# Yes or No, Real Analysis, continuity, compactness

Am I correct over statements below?

1. The limsup and liminf of the sequence $n^2$ (meaning $1,4,9,16,\dots$) are equal. T

2. Every bounded sequence has at most one convergent subsequence. F

3. Are the following characteristic functions Riemann integrable on the interval $[0,1]$?

• $\chi_{\left[0,\frac12\right]}$ yes
• $\chi_{\Bbb Q}$ no
• $\chi_C$, where $C$ is the Cantor set yes
• $\chi_{\Bbb R-\Bbb Q}$ no
• $\chi_{\left\{\frac1n:n\in\Bbb N\right\}}$ no
4. No continuous function $f:\Bbb R\to\Bbb R$ can have a minimum value. (False)

5. Let $I_1\supset I_2\supset I_3\supset\dots$ be a nested sequence of closed intervals in $\Bbb R$ whose lengths form a decreasing sequence converging to $0$. Choose points $a_n\in I_n$ for each $n$. Then the sequence $a_n$ converges, (I think it’s true)

6. Consider a function $f:\Bbb R\to\Bbb R$. Which of the following statements are true?

• If $f$ is continuous, then it maps every compact set onto a compact set? yes
• If $f$ maps every compact set onto a compact set, then it is continuous. no
• If $f$ is continuous, then it maps every connected set onto a connected set? yes
• Is it true that if $f$ maps every connected set onto a connected set, then it is continuous. no
• Is it true that if $f$ is continuous, then it maps every open set onto an open set? yes
• If $f$ maps every open set onto an open set, then it is continuous. yes

(The original image from which this is copied is here.)

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Copying a page from a book is not the way questions are asked on this site! –  Fabian Dec 16 '12 at 20:24
Sorry, there are questions I got partially correct on a online quiz. It didn't specify which ones are correct or wrong. So I type in word. Put it as a image and ask here. –  user48601 Dec 16 '12 at 20:28
Please don’t vandalize the question. –  Brian M. Scott Dec 16 '12 at 20:44
@Fabian: A close look at the image made it obvious that this was from an online exercise of some sort; you can even see where Enter was hit after the answers were typed in. It would have been more readable had Moriah copied it out, but it clearly isn’t a case of copying a page from a book. It’s a perfectly good question. –  Brian M. Scott Dec 16 '12 at 20:46

The last two parts of (6) are wrong. First, the constant function $f(x)=0$ is continuous, but the only open set that it maps to an open set is $\varnothing$. For the other example, define an equivalence relation $\sim$ on $\Bbb R$ by $x\sim y$ iff $x-y\in\Bbb Q$. For each $x\in\Bbb R$ the $\sim$-equivalence class of $x$ is $x+\Bbb Q=\{x+q:q\in\Bbb Q\}$, which is clearly dense in $\Bbb R$. Since each $\sim$-equivalence class is countable, there are $|\Bbb R|$ of them, so there is a bijection $\varphi$ from $\Bbb R/\sim=\{x+\Bbb Q:x\in\Bbb R\}$, the set of $\sim$-equivalence classes, to $\Bbb R$. Now define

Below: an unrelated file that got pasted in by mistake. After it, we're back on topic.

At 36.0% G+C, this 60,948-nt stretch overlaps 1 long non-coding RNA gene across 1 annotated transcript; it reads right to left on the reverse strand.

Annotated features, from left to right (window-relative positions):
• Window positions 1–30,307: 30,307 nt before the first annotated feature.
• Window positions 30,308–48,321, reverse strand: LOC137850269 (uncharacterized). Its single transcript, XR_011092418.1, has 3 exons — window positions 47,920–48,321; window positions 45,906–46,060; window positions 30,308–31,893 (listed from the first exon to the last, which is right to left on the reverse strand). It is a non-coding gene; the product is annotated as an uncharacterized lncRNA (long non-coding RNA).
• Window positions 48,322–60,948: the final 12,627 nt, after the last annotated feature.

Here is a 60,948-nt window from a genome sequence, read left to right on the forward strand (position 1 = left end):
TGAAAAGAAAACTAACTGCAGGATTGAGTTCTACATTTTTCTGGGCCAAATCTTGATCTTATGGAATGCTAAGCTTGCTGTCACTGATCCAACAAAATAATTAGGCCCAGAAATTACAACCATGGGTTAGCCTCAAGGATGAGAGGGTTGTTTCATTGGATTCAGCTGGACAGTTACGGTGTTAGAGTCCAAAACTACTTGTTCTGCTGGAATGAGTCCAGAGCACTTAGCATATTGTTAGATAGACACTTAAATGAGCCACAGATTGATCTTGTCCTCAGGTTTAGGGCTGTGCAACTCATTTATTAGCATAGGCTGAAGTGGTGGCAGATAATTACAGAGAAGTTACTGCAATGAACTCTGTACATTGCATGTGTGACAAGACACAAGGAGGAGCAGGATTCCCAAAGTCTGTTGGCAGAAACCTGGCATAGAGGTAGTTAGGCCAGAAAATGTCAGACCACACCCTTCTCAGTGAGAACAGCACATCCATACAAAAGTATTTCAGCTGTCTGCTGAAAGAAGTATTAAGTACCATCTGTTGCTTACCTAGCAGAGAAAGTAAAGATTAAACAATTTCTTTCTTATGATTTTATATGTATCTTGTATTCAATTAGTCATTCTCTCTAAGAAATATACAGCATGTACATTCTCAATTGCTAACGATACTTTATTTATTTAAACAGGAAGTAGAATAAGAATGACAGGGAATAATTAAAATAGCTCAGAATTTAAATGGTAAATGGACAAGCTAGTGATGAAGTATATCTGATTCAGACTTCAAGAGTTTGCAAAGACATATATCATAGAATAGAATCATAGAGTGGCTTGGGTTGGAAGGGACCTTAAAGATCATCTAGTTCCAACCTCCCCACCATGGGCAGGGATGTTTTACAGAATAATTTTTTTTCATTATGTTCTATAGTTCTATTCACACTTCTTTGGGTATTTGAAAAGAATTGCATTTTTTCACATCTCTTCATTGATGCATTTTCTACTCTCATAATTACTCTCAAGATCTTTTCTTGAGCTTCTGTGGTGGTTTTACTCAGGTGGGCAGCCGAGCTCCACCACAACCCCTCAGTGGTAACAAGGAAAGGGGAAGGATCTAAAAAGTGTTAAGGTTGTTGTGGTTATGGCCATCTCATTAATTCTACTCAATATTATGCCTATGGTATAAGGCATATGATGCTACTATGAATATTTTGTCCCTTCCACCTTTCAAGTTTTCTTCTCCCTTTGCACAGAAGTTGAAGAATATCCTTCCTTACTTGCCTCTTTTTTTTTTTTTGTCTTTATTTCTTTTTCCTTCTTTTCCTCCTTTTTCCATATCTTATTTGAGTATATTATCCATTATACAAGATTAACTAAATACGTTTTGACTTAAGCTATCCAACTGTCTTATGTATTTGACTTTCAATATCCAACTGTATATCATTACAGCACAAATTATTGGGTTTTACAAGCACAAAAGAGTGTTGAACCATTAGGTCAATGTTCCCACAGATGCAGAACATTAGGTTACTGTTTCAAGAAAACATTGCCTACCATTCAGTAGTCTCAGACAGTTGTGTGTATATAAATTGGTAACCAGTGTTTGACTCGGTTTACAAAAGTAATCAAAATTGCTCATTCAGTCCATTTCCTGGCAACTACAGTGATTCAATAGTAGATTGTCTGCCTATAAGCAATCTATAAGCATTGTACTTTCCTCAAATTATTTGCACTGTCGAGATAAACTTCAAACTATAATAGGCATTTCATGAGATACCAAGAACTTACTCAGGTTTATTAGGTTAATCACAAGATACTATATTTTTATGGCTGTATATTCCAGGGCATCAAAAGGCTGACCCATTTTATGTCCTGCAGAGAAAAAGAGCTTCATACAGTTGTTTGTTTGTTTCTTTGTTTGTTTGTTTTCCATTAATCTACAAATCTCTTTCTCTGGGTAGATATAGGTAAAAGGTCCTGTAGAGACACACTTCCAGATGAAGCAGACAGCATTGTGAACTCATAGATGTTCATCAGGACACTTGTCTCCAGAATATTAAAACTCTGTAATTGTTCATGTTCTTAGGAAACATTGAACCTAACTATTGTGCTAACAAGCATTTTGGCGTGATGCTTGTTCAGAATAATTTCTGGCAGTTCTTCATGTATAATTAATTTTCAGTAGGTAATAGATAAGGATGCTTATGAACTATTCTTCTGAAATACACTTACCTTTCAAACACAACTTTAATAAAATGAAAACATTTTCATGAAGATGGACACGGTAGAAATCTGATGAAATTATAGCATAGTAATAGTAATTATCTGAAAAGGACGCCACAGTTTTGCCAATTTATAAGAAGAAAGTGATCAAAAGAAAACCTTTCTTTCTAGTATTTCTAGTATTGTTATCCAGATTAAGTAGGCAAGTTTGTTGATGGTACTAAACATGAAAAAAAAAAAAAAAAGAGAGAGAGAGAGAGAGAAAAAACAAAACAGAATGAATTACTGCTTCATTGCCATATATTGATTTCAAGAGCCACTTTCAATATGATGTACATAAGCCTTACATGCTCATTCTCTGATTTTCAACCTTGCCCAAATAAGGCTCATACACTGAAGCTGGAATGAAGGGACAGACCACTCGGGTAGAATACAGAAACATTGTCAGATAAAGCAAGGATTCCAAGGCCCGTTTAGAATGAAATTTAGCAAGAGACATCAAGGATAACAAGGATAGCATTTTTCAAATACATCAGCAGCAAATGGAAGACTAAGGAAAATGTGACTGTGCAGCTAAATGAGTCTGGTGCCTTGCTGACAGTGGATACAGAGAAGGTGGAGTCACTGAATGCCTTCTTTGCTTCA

$$f:\Bbb R\to\Bbb R:x\mapsto\varphi(x+\Bbb Q)\;.$$

Every open interval in $\Bbb R$ contains a member of each $\sim$-equivalence class, so $f$ maps each open interval of $\Bbb R$ onto $\Bbb R$, which is an open set. Thus, $f$ takes open sets to open sets, but $f$ is certainly not continuous.

The last part of (3) is also wrong: $\chi_{\left\{\frac1n:n\in\Bbb N\right\}}$ is bounded and has only countably many points of discontinuity, so it’s Riemann integrable.

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Thanks a lot!! I am a new user so I constantly mess things up. And the misunderstanding make me feel sad. Then my reputation drop so I can't even vote for a great answer. So I erased them to avoid getting a negative reputation...I really appreciate your help and effort! Thank you again! –  user48601 Dec 16 '12 at 21:19
@Moriah: You’re welcome. One tip: in general people like it better if you type in the question, rather than link to an image (unless, of course, the question requires some sort of picture to make sense). I really don’t understand why so many people downvoted the question, though; if they’d actually looked at it, they’d have seen that it was a perfectly good one. –  Brian M. Scott Dec 16 '12 at 21:22
I got what you said about the last two parts of (6). But I have one last question about last part of (3). I remember one theorem said that one function is Riemann integrable as long as its discontinuity forms a set of measure zero. We did't discuss Measure theory in detail in class. However, I used that theorem and I thought the interval [0,1]- the sequence 1/n is not countable. So it must not form a measure zero set. Then I got wrong. But where exactly did I get wrong? –  user48601 Dec 16 '12 at 21:23
@Moriah: The set $\left\{\frac1n:n\in\Bbb N\right\}$ is countable, and the set of discontinuities is $\{0\}\cup\left\{\frac1n:n\in\Bbb N\right\}$, which is also countable, so both are sets of measure $0$. –  Brian M. Scott Dec 16 '12 at 21:25
M.Scott: ! Thanks a lot. I am not quite clear about "the set of discontinuity" before –  user48601 Dec 16 '12 at 21:29